I'll describe below a controversy in statistical mechanics in the 1980's: *the case of the lower critical dimension of the Ising model with an applied random magnetic field*.

## Background

Let me give a little background, though you might want to read Terry Tao's discussion of basic statistical mechanics instead. The Ising model is a statistical mechanical model of "spins" on a hypercubic lattice. The energy functional is: $E=\sum_{\langle ij\rangle}\frac{1}{2}(1-S_iS_j)-\sum h_iS_i$ where the first sum is taken over nearest neighbor pairs on the lattice and the second is taken over all sites, and $S_i$ is a $\pm1$ valued variable on each site called the spin and $h_i$ is the real-valued "externally applied magnetic field" applied to each site. Each possible configuration of spins on the lattice is assigned a probability proportional to its Boltzmann weight $e^{-\beta E}$ where $\beta>0$ is a parameter that is interpreted physically as the inverse temperature $T$.

Given such a model, one question is to determine the "phase behavior", or what are the typical properties of the ensemble of configuration at a given $\beta$, and how does this change with $\beta$.

Considering at the moment just the Ising model with $h_i=0$, one might expect that for large $\beta$, the typical configuration will tend to have lower energy, and hence have all its spins aligned to either all $+1$ or all $-1$. At small $\beta$, all the Boltzmann factors tend to 1 and the typical configuration will have random spins. This rough argument is just meant to guide the intuition that there might be a phase transition between "mostly aligned" configurations to "mostly random" configurations at some special value of $\beta$.

As it turns out, what happens is highly dependent on the dimensionality of the lattice.

The lower critical dimension $d_L$ of a model is the dimension below which no phase transitions can occur because even as $\beta\rightarrow\infty$, there is not enough of an energy gain from ordering to create a phase with long-range correlations. In the ordinary Ising model (with all $h_i=0$), the lower critical dimension is 1, and hence at any finite $\beta$, the average $\langle S_iS_{j}\rangle$ over configurations weighted with the Boltzmann distribution will approach zero (exponentially fast, even) as the distance between sites $i$ and $j$ approaches $\infty$. For two dimensions and above, it can be shown that above a certain $\beta_c$ (depending on dimension) this average will be finite in that long-distance limit.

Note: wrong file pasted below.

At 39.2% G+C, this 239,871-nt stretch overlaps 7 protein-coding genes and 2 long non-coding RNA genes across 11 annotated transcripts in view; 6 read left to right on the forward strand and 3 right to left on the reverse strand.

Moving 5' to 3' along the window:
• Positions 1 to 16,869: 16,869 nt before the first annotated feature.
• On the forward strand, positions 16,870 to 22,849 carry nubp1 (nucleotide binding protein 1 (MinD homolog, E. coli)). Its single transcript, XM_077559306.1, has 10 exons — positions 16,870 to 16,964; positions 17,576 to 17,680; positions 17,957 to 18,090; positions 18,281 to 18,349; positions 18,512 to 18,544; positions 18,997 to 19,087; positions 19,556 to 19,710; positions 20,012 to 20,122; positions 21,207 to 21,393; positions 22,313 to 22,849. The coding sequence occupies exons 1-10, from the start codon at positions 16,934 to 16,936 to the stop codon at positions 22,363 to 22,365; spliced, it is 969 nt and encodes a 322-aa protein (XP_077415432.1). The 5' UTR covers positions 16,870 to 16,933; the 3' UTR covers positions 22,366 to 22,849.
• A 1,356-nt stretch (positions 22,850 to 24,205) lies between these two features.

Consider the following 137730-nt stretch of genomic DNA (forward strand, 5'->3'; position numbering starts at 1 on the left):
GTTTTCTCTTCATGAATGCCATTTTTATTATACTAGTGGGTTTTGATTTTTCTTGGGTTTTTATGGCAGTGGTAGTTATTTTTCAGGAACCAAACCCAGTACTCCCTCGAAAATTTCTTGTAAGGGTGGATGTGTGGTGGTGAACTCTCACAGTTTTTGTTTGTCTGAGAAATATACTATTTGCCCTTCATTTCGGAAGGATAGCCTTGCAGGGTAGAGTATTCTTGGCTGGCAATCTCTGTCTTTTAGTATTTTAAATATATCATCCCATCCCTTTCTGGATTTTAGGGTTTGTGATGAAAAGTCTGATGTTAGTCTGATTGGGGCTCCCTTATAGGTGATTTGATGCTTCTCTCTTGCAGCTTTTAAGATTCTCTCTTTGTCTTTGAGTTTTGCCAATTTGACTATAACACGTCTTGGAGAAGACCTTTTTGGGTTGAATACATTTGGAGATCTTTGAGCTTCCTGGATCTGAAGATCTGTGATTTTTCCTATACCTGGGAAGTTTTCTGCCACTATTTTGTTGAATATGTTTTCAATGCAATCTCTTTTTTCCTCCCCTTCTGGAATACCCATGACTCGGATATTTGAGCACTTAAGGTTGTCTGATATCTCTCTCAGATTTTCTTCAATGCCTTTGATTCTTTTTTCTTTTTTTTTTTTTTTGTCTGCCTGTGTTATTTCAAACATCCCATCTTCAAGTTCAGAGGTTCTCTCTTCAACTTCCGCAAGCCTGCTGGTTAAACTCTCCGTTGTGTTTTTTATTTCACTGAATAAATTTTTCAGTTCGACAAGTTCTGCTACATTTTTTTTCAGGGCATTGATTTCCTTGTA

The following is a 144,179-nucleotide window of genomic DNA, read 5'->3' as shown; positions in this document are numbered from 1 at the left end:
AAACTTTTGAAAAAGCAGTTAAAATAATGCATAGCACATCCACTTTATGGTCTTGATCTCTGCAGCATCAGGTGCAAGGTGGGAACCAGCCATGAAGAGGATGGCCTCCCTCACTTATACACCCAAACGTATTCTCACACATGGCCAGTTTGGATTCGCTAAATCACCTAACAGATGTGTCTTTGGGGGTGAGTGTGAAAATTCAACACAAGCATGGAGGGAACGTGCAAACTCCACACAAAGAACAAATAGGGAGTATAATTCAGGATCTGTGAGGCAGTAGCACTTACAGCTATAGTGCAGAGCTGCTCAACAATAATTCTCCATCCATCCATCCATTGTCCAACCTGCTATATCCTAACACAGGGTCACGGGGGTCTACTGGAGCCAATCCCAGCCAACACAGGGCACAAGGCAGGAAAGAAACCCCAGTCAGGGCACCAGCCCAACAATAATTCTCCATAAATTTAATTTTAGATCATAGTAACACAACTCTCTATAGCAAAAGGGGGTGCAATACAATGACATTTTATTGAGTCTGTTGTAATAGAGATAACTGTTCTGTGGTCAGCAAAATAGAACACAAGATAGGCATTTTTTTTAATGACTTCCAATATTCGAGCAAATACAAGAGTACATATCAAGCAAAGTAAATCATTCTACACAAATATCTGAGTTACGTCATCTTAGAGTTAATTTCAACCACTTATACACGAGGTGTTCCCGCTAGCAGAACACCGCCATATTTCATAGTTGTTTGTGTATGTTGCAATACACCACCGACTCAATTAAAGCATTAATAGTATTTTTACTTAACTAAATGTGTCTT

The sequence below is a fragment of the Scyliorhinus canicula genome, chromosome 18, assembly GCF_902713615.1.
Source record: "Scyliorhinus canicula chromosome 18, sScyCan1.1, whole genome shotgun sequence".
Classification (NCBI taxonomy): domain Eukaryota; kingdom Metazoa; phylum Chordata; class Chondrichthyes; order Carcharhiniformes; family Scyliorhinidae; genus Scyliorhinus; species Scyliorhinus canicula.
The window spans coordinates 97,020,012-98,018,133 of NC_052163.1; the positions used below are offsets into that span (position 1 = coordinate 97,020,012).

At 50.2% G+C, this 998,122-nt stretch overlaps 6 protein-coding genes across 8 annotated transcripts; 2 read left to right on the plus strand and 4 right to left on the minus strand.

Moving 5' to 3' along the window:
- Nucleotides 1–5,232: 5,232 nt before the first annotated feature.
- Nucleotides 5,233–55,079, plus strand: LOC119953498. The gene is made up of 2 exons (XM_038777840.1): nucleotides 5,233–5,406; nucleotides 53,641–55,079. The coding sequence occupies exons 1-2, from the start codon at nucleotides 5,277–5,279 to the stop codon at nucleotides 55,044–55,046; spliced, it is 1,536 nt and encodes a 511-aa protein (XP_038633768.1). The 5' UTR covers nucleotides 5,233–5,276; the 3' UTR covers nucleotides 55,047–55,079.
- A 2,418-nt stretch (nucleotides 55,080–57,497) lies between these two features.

## Controversy

In the 1980's there was a controversy in the physics literature over the value of $d_L$ for the Random Field Ising model, a model where the $h_i$ are independent Gaussian random variables with zero mean and constant variance $\epsilon^2$.

I'm not in a position to describe the history accurately, but I believe that there were physical arguments by Imry and Ma originally that $d_L\leq 2$, which were disputed when an amazing connection between random systems in $d$ dimensions and their pure counterparts in $d-2$ dimensions was found, known as the "Parisi-Sourlas correspondence". My understanding of Parisi-Sourlas is that it is based on a hidden supersymmetry in some series representation of the model which yields order-by-order agreement in the "epsilon expansions" of the two systems. Their argument was also made rigorous by Klein, Landau and Perez (MR). Based on this, since the Ising model has $d_L=1$, the RFIM was argued to have $d_L=3$ by various authors, though this was never a consensus view.

This controversy was settled by work of John Imbrie (MR) and later work of Bricmont and Kupianen (MR) building off his results that proved rigorously that $d_L\leq2$ in this system. Apparently terms like $e^{-1/\epsilon}$ become important and the epsilon expansion breaks down in low dimensions, though I'm not sure if this has been made precise, and even today the RFIM is far from being completely understood.

wrongwith being wrong, and nothing wrong with looking at the cases where one method of thinking is wrong vs. another. $\endgroup$6more comments